Sunday, 20 January 2008

The End of the World News

'Where does it go?', I asked at lunch, 'All the wealth that is wiped off the value of stocks and shares every day?'

Here is the response, punctuated by drainings of glasses, more roast potatoes etc., and irrelevant bits of bickering and disagreement which have been edited silently:

'Out of the heads of world investors (actual and potential) into thin air. In physical terms world wealth remains the same every day - give or take the small net effects of accretions obsolescence and collapse. In value terms world wealth is nothing but the capitalised flow of net cash revenues expected of the physical assets capitalised, that is, at the current and expected interest rates.'

"Expected" is the operational word. Future net revenue and future interest rates change, not only from day to day but from second to second, according to what Keynes labelled "the state of the news". It was indeed Keynes who stressed the importance of expectations - expected quantities and prices - instead of actual current quantities and prices.'

Today's world is not just the ultimate keynesian world, it's a hyper-keynesian world with a vengeance.

(one of these days I shall deserve a BSc Econ.)


Sackerson said...

Presumably what it all means is that one party's share of the world has increased, and another's has decreased. The rest is a kind of legerdemain, smoke and mirrors, which is why finance will and must remain complex - otherwise we'd see the deception.

hatfield girl said...

This could be the case S, with asset holders losing wealth to employees/workers/the government.

But it could be a case also of pessimistic expectations being self-fulfilling and making everyone worse off.

Sometimes 'Thinking makes it so'.

(Keynes wrote in the preface to a late version of the General Theory that were he to rewrite then he would distinguish between correct and false expectations but, either way, they would still be crucial).

Anonymous said...

"'Where does it go?'"

The value goes to the remaining money; as supply decreases (ie billions disappearing) the remaining becomes more value (ie cash becomes King). The cash in your pocket is worth more - that's where it goes.

hatfield girl said...

That's confusing real and nominal values.

A given amount of money buys more physical assets but the earning power of those physical assets is irridemably reduced by pessimistic expectations.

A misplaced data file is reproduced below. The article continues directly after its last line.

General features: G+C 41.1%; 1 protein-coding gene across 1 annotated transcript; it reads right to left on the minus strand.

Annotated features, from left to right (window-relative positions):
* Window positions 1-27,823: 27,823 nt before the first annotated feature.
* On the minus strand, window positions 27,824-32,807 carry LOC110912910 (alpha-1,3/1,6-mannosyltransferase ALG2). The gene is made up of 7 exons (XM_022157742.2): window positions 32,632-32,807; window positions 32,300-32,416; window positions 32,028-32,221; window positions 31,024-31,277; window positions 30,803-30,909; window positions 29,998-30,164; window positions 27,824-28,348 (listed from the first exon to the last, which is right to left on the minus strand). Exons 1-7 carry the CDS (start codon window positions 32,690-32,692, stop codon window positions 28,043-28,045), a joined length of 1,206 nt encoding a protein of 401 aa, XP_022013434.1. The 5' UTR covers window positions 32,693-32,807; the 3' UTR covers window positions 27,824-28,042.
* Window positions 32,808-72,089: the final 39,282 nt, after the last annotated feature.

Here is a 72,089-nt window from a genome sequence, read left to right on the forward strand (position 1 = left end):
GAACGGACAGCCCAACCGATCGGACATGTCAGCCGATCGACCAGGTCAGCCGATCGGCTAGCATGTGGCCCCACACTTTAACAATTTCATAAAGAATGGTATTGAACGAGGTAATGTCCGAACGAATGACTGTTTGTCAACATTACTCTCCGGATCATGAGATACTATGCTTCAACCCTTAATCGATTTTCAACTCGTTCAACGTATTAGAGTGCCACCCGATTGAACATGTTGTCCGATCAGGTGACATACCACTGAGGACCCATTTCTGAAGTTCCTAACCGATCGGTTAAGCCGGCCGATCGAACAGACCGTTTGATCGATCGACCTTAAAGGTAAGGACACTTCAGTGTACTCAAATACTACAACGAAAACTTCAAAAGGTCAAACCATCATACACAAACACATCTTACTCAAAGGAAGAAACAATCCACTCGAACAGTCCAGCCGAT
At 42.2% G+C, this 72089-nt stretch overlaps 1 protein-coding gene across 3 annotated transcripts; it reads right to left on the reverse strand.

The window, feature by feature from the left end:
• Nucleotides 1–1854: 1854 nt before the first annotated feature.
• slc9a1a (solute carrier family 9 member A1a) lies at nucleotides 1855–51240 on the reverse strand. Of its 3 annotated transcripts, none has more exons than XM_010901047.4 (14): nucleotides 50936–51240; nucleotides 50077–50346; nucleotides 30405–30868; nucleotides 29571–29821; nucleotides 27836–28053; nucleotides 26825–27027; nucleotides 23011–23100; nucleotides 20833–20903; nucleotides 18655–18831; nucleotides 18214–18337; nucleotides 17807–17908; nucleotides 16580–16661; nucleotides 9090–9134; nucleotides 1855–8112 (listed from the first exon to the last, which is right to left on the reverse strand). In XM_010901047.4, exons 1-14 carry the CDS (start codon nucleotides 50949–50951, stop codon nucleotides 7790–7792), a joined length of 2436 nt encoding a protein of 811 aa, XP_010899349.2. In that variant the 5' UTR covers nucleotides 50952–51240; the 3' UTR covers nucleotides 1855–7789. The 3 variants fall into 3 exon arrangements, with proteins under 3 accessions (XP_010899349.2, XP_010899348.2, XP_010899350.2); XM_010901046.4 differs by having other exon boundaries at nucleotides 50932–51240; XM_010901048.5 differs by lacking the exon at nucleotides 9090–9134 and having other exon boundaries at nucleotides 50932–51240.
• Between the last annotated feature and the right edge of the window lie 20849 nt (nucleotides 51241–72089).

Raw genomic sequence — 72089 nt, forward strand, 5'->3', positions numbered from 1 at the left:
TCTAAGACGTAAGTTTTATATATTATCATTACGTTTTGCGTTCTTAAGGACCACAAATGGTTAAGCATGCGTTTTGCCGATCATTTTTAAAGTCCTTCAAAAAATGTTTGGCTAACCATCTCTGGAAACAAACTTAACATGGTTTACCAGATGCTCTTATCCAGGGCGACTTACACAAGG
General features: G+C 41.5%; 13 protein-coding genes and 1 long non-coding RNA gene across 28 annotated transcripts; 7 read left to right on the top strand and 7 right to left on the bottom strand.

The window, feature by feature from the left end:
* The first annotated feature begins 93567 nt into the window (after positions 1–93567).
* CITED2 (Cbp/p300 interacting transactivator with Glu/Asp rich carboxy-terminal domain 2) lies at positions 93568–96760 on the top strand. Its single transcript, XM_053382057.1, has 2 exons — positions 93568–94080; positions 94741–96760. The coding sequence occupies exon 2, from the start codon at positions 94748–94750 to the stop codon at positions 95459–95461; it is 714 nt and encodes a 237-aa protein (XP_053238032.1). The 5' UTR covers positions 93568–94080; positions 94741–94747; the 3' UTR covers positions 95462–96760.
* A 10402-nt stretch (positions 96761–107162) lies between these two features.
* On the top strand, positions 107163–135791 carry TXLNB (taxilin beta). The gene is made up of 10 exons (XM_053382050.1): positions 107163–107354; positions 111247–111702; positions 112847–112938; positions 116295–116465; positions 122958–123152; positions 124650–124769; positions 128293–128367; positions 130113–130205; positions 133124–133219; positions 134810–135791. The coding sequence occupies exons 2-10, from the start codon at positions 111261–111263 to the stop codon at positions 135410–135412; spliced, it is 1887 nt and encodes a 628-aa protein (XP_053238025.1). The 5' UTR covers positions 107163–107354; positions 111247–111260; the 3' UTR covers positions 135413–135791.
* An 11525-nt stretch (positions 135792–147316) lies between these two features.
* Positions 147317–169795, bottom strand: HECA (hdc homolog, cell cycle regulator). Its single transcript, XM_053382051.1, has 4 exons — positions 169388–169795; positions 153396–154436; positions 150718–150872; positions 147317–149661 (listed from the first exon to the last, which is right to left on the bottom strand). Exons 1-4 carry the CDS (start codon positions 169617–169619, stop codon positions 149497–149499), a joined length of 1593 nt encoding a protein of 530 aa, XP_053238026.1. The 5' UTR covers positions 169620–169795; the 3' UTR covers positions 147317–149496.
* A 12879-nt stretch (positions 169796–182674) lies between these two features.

Nick Drew said...

This is where mark-to-market accounting comes in (if not specifically, then conceptually)

it forces (well, encourages) any notional change in value due to changes in markets to be recognised actively in the P&L, and squares the conceptual circle

part of the beauty of it, is its symmetry: it includes gains and losses equally, on a systematic and constantly-updated basis

accrual accounting is horribly clunky, and (because asymmetrical) flouted at valuation-time, as companies (and Prime Ministers) turn their blind eye to the effective losses they are carrying, right up until the very last moment, and then some

the Enron thing has caused some foolish reactions to MtM from financial and accountancy regulators, as well as from commentators

(BTW, it was also Keynes who said - from memory, at this time of the morning -

"about future prices we know nothing"

to be distinguished carefully from futures prices)

coffee, I need coffee

hatfield girl said...

Yes ND, mark to market accounting used and accompanied by prudence, competence and honesty ... oh.

Anonymous said...

Yes, Mark-to-Market accounting can realistically register new value when it occurs rather than when it materialises as a cash flow. But MtM also enables companies to pretend that they have created new value which they know is never, never going to materialise. When this occurs, it is a fraud, which is harder to construe with accrual accounting.

This is what Enron did - apart from lots of other fraudolent sleights of hand – using MtM with SEC blessing, for instance writing into their balance sheet the present value of alleged future profits from their large-scale electricity generation plant in India, which was then and remains now unfinished for ever.

Yes, HG, Competence, Prudence and Honesty - unfortunately these are in short supply in corporate governance.

The redeeming thought is that, if financial markets are efficient, and corporate disclosures full transparent and trustworthy, the market will correctly reflect the true value of a company's assets - regardless of the accounting method actually employed.